Screenplay by: Dave Humphries
Based on an adaptation by: Harry Bromley Davenport
From the novel Julia by: Peter Straub
Director of Photography: Peter Hannan
[Camera] Operator: Terry Parmane
Camera Assistant: Laurie Frost
Gaffer: Roy Rodhouse
Stills: Tony Bliss
Special Effects: Thomas Clark
Film Editor: Ron Wisman
Assistant Editor: Catharine Lane
Art Director: Brian Morris
Production Buyer: Brenda Roberson
Property Master: George Ball
Construction: Roy Hamilton
Wardrobe Designer: Shuna Harwood
Miss [Jill] Bennett’s Wardrobe by: Jaeger
Wardrobe Mistress: Susan David
Make-up: Dickie Mills
Hairdresser: Martin Samuel
Title Design: John Leach & Associates
Laboratory: Technicolor, Quinn Labs
Music Composed and Performed by: Colin Towns
Sound Mixer: Tony Jackson
Dubbing Mixer: David Appleby, Gary Bourgeois
Sound Editor: Jim Hopkins
Unit Publicist: Mike Russell
Special Publicity: Dennis Davidson Assoc.
[Camera] Equipment: Technovision
Lighting [Equipment]: Lee Electric
Made at: Lee International Film Studios

Mia Farrow (Julia Lofting)
Keir Dullea (Magnus Lofting)
Tom Conti (Mark)
Robin Gammell (David Swift)
Jill Bennett (Lily)
Cathleen Nesbitt (Mrs Rudge)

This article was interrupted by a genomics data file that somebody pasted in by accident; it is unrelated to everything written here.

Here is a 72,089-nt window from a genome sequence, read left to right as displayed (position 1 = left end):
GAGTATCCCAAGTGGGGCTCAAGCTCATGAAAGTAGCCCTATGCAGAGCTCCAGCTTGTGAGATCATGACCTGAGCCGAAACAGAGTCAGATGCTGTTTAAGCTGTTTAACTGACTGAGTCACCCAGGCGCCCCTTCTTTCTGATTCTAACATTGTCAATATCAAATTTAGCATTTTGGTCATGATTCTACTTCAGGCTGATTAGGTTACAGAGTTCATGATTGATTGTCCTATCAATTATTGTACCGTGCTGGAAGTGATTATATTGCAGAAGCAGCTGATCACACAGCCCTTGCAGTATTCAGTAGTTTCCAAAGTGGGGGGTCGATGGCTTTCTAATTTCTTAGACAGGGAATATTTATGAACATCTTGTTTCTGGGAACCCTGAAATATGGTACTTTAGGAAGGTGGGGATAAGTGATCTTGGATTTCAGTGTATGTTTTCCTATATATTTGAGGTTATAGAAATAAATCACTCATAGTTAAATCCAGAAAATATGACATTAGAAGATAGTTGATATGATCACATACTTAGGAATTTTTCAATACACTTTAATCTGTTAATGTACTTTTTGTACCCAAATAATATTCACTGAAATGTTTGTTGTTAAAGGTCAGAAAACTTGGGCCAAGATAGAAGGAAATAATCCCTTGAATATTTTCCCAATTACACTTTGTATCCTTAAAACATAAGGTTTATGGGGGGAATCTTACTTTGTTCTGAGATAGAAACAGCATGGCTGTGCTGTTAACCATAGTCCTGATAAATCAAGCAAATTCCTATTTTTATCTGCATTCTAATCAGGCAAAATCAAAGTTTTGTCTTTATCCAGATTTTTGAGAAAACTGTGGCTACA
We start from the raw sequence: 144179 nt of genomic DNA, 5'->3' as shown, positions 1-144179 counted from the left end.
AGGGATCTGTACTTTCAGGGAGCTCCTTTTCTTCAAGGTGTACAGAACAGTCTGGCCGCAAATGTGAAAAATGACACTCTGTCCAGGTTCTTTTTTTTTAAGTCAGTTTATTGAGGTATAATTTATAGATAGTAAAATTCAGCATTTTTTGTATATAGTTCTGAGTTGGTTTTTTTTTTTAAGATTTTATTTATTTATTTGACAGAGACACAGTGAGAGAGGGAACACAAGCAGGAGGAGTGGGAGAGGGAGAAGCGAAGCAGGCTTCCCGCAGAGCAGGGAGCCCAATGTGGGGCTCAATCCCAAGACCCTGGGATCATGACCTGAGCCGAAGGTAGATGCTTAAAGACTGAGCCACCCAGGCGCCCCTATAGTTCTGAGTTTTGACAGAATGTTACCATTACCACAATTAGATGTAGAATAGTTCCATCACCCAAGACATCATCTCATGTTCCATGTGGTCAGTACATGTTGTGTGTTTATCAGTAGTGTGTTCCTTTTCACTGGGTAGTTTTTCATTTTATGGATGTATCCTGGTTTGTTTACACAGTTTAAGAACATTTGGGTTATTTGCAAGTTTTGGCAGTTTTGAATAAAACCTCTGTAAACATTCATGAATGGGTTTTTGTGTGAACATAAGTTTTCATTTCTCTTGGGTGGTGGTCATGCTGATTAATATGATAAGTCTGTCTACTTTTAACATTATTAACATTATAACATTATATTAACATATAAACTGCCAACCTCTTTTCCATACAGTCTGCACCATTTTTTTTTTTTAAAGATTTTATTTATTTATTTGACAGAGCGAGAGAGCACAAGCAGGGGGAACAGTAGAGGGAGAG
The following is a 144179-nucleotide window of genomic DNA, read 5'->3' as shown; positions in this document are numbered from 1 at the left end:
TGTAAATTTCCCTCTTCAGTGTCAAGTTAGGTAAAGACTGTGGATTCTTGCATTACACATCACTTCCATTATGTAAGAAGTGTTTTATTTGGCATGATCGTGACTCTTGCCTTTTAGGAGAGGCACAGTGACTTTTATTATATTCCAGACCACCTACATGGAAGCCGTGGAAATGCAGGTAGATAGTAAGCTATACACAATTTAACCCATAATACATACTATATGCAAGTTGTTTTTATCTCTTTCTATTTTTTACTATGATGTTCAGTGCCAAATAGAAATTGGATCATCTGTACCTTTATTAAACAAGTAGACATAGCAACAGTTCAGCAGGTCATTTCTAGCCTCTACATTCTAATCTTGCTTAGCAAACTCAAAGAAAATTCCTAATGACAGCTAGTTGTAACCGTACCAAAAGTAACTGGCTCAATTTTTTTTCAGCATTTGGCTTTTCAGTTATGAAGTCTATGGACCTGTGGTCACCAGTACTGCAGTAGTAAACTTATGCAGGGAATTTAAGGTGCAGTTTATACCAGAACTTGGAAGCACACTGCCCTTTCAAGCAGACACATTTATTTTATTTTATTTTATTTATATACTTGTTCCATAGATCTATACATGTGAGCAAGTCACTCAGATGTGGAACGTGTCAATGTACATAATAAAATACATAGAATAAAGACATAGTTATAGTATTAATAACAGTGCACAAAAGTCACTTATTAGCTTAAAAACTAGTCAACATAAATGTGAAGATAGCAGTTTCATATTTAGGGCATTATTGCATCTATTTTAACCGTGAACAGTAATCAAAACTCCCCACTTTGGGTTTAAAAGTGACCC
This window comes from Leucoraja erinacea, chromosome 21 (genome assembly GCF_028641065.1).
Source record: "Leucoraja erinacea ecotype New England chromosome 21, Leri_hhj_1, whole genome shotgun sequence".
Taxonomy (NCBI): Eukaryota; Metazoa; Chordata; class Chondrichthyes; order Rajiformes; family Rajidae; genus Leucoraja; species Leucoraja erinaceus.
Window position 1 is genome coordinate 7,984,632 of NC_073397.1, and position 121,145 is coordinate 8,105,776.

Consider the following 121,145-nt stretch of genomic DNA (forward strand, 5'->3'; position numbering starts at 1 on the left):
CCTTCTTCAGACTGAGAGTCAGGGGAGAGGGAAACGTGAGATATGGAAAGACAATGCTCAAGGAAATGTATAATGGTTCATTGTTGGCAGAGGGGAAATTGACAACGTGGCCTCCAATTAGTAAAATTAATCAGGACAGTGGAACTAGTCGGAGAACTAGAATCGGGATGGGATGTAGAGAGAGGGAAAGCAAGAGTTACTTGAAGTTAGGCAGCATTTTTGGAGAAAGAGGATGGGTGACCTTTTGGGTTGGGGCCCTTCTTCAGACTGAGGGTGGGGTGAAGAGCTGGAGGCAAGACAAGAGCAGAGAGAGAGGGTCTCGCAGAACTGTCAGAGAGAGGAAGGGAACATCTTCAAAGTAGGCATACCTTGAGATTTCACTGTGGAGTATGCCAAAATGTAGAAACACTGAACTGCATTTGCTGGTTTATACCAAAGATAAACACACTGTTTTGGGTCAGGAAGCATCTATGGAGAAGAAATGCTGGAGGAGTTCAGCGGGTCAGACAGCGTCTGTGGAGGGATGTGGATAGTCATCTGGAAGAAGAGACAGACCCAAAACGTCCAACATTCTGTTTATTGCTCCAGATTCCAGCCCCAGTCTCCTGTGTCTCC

Anna Wing (Rose Flood)
Edward Hardwicke (Captain Paul Winter)
Mary Morris (Greta Braden)
Pauline Jameson (Claudia Branscombe)
Peter Sallis (Geoffrey Branscombe)
Arthur Howard (Mr Piggott)
Damaris Hayman (Miss Pinner)
Susan Porrett (Mrs Ward)
Sophie Ward (Katie Lofting)
Hilda Fenemore (Katherine)
Yvonne Edgell (Mrs Flood’s niece)
Nigel Havers (estate agent)
Denis Lill (doctor)
Ann Mitchell (woman in park)
Michael Bilton (salesman)
John Tinn (customer)
Robert Farrant (receptionist)
Elizabeth Weaver (mother in showroom)
Susan Hibbert (daughter)
Julian Fellows (library attendant)
Oliver Maguire (nurse)
Samantha Gates (Olivia Rudge)

Canada/UK 1978
97 mins

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Programme notes and credits compiled by the BFI Documentation Unit
Notes may be edited or abridged
Questions/comments? Contact the Programme Notes team by email